Living Healthier Can Help Shield You From A-fib

WEDNESDAY, March 11, 2020 (HealthDay News) — From weight loss to physical activity, lifestyle changes are effective, yet underused strategies to manage atrial fibrillation, according to a new scientific statement from the American Heart Association (AHA).


Atrial fibrillation — also known as a-fib or AF — is an abnormal heart rhythm affecting more than 2.7 million Americans.

In a-fib, the heart‘s upper chambers beat erratically, which can lead to blood clots. If clots break off, they can cause a stroke. A-fib increases stroke risk fivefold.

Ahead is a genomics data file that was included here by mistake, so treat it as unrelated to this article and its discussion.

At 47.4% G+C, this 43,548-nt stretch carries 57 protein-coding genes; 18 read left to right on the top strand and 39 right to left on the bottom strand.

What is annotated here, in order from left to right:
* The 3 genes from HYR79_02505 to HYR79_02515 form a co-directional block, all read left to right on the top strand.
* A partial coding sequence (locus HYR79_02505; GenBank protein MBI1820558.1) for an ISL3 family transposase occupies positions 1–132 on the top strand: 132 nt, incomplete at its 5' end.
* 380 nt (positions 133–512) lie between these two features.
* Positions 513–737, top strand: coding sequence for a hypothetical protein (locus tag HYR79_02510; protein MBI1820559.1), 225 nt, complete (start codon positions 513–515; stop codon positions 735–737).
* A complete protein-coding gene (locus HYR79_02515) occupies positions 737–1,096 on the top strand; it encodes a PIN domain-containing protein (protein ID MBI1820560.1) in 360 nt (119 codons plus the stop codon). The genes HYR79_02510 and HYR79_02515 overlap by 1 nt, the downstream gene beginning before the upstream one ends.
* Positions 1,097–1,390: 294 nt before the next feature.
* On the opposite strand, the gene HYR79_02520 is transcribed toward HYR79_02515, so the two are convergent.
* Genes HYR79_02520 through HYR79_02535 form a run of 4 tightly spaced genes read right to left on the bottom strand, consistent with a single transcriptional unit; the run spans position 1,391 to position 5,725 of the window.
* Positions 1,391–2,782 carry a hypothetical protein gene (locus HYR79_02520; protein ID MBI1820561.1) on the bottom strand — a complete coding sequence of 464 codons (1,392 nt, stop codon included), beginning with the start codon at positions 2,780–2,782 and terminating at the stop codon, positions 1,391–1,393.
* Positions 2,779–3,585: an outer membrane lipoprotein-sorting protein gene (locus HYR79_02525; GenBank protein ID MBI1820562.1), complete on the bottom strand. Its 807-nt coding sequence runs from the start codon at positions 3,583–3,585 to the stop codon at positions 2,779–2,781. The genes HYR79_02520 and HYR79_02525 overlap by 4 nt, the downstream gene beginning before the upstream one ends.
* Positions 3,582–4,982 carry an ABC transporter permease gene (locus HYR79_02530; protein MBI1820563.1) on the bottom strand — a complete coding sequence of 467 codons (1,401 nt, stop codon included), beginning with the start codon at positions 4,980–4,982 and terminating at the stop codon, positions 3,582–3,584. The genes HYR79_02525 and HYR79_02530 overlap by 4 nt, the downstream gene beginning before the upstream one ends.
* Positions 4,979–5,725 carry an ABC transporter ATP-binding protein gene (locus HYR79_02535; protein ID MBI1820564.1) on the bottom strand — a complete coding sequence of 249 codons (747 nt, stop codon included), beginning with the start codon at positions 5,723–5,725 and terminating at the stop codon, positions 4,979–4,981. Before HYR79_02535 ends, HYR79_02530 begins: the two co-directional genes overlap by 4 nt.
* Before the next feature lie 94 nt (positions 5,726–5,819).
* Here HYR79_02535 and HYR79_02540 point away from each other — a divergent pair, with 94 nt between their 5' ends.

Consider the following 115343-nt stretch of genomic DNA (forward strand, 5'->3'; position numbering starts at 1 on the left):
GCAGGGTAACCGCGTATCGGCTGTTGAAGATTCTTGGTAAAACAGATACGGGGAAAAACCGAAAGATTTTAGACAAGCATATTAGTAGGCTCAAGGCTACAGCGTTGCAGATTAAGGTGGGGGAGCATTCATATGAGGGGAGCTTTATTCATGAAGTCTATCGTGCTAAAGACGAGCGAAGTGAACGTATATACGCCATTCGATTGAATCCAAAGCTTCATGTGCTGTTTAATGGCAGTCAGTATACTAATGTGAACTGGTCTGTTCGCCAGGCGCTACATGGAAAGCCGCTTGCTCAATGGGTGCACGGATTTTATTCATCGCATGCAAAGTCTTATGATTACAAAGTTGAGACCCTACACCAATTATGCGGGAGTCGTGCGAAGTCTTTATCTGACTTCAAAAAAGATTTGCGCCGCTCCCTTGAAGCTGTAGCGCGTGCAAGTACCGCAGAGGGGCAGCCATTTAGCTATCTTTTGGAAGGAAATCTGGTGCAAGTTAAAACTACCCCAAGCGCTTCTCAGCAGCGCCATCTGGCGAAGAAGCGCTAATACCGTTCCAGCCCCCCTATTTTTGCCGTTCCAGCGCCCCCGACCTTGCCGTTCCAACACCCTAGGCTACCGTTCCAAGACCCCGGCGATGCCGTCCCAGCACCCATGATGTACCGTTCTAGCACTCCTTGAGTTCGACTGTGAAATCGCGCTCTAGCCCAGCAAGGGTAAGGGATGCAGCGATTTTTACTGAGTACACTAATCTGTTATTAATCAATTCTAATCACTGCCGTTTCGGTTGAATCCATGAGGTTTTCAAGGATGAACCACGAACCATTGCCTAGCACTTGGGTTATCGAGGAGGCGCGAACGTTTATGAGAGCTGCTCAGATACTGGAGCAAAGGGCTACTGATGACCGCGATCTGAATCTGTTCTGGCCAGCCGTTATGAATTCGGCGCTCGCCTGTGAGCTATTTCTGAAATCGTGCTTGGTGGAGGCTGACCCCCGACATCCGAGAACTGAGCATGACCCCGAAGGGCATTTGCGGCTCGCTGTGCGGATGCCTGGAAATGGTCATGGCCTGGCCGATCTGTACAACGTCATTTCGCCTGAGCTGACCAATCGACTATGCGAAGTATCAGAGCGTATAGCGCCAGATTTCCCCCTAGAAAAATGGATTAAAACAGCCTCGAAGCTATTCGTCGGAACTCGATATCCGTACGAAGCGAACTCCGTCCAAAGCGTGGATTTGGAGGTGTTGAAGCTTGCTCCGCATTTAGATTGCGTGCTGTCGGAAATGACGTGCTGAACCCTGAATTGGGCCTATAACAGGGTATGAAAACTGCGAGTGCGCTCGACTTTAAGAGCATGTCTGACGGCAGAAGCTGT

“While established medical treatment protocols remain essential, helping AF patients adopt healthier lifestyle habits whenever possible may further help to reduce episodes of AF,” said Dr. Mina Chung, who led the team that wrote the new scientific statement. She’s a cardiologist at the Cleveland Clinic in Ohio.

Lifestyle changes that can help fight a-fib include maintaining a healthy weight, being active and not smoking.

But there are caveats, according to the statement. Extreme physical activity can raise the risk of a-fib, so workouts of professional-level intensity are not advised.

“To help patients make healthy lifestyle changes, we suggest setting specific, progressive

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